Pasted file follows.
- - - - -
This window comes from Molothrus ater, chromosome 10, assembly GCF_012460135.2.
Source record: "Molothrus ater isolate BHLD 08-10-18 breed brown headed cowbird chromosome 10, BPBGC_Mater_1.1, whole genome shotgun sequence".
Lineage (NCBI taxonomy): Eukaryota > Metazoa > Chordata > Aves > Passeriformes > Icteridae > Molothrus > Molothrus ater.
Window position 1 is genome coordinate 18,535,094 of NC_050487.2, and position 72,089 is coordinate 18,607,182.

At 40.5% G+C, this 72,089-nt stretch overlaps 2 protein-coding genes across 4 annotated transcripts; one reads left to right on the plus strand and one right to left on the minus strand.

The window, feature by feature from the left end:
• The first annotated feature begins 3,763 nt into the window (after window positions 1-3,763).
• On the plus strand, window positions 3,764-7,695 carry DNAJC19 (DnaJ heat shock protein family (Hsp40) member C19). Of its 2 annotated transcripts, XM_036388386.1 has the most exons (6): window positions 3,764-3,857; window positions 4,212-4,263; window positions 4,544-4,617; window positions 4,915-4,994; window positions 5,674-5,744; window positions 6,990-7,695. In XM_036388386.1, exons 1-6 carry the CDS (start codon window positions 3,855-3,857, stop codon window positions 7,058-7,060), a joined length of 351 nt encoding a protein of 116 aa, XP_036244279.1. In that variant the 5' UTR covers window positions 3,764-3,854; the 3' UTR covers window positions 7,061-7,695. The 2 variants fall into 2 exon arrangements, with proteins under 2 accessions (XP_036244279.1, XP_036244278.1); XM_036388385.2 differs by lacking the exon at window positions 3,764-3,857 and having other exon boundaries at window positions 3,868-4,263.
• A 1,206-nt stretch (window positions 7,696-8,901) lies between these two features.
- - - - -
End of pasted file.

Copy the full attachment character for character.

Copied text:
This window comes from Molothrus ater, chromosome 10, assembly GCF_012460135.2.
Source record: "Molothrus ater isolate BHLD 08-10-18 breed brown headed cowbird chromosome 10, BPBGC_Mater_1.1, whole genome shotgun sequence".
Lineage (NCBI taxonomy): Eukaryota > Metazoa > Chordata > Aves > Passeriformes > Icteridae > Molothrus > Molothrus ater.
Window position 1 is genome coordinate 18,535,094 of NC_050487.2, and position 72,089 is coordinate 18,607,182.

At 40.5% G+C, this 72,089-nt stretch overlaps 2 protein-coding genes across 4 annotated transcripts; one reads left to right on the plus strand and one right to left on the minus strand.

The window, feature by feature from the left end:
• The first annotated feature begins 3,763 nt into the window (after window positions 1-3,763).
• On the plus strand, window positions 3,764-7,695 carry DNAJC19 (DnaJ heat shock protein family (Hsp40) member C19). Of its 2 annotated transcripts, XM_036388386.1 has the most exons (6): window positions 3,764-3,857; window positions 4,212-4,263; window positions 4,544-4,617; window positions 4,915-4,994; window positions 5,674-5,744; window positions 6,990-7,695. In XM_036388386.1, exons 1-6 carry the CDS (start codon window positions 3,855-3,857, stop codon window positions 7,058-7,060), a joined length of 351 nt encoding a protein of 116 aa, XP_036244279.1. In that variant the 5' UTR covers window positions 3,764-3,854; the 3' UTR covers window positions 7,061-7,695. The 2 variants fall into 2 exon arrangements, with proteins under 2 accessions (XP_036244279.1, XP_036244278.1); XM_036388385.2 differs by lacking the exon at window positions 3,764-3,857 and having other exon boundaries at window positions 3,868-4,263.
• A 1,206-nt stretch (window positions 7,696-8,901) lies between these two features.